Tips for Muskie Fishing in Shenango Dam
Mercer County, Pennsylvania, is known for its fishing traditions. With more than 10 well-known fishing spots, vibrant populations of bass, walleye, catfish and pike, the area offers some of the best sport fishing in the country. Among the hot spots is the Little Shenango Dam, created by tributaries of the Shenango and Beaver rivers. The waters of the Shenango are known for solid muskie fishing. Thirty- and 40- pound fish are common. Anglers can employ certain tips to help win battles with Shenango Dam muskies.
Muskie often bask in shallow water. In shallows near rock beds and weed lines, spinners rigged with live bait are effective in catching muskie in Little Shenango Dam, especially at dawn and dusk. Top water lures (5 to 7 inches) in the weeds are also good muskie stoppers. Crank baits are also productive.
Fishing for fierce, hungry, muskie in the deep waters of Shenango Dam is most effective using a variety of spoons. Trolling is best to reach active fish scanning the mid-levels for feeder fish. The optimum spoon size is 1/4-inch to 3/8-inch with strong, barbed hooks. Casting is also effective. Lures must be moved quickly and swiftly, as muskie often strike by instinct. Shiny lures are reportedly best in Shenango Dam.
Muskie are strong and swift. Some anglers hunt them just to conquer their mean spirit. It is not uncommon for the smallest muskie to bend a lure beyond repair or break a rod in half during a fight. Long, stiff rods equipped with a solid bait-casting reel is the benchmark. Most anglers, when fishing Shenango Dam, use 20-pound test line or heavier with single-strand or braided wire leaders. Leaders should fall in the 80- to 100-pound test range. Hooks must be sharp, strong and properly barbed. Hooks suitable for muskie fishing fall in the 5-1/2- to 6-1/2-inch range.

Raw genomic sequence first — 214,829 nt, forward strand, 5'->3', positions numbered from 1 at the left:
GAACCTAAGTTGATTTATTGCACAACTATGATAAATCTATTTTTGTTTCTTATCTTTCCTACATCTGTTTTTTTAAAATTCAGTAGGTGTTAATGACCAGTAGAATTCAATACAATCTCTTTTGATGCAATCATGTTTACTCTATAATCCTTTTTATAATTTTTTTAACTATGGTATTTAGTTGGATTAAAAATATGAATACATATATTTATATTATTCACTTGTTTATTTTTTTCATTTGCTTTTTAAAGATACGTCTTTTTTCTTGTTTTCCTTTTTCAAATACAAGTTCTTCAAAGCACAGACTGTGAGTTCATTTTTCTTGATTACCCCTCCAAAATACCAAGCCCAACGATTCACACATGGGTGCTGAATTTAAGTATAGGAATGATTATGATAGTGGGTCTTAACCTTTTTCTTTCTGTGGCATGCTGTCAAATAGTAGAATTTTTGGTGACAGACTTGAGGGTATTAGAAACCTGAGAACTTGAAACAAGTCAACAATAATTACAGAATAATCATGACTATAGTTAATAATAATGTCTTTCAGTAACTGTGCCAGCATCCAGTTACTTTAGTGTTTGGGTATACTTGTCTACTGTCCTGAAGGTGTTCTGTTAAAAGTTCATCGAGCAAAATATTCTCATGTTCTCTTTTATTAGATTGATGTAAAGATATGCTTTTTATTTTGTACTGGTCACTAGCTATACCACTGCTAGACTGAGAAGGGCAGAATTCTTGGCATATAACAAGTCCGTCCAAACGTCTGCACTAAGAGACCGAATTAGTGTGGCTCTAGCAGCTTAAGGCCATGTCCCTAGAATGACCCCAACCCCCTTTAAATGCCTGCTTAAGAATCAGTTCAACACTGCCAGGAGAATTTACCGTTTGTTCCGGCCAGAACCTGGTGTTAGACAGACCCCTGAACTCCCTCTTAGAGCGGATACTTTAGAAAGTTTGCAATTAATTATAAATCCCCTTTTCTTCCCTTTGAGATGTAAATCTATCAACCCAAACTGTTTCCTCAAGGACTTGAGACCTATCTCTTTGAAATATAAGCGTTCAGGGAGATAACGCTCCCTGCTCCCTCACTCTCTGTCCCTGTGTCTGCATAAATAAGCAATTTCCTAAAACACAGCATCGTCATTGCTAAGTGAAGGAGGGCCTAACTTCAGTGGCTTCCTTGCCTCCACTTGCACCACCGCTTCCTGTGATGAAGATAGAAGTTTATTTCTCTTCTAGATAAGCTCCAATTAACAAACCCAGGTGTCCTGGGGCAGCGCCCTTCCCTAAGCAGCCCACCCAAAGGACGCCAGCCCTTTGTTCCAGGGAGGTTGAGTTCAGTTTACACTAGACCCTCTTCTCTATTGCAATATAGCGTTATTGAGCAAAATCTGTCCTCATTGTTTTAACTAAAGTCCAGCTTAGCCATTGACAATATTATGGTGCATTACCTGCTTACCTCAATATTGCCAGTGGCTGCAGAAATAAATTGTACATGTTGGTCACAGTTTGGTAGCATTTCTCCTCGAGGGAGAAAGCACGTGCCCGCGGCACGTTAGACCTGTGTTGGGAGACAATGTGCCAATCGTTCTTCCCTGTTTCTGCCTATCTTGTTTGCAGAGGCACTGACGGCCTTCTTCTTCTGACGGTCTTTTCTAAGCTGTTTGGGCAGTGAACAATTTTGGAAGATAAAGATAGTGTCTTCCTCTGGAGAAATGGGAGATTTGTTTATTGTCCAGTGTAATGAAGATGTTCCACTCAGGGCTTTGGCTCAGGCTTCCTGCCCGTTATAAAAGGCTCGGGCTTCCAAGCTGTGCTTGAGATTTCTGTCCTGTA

Jim Hagerty is a writer and journalist who began writing professionally in 1996. He has had articles published in the "Rock River Times," "Builder's Journal" and various websites. He earned a Bachelor of Science in public relations and journalism from Northern Michigan University in Marquette.
Fishing image by Antonio Oquias from Fotolia.com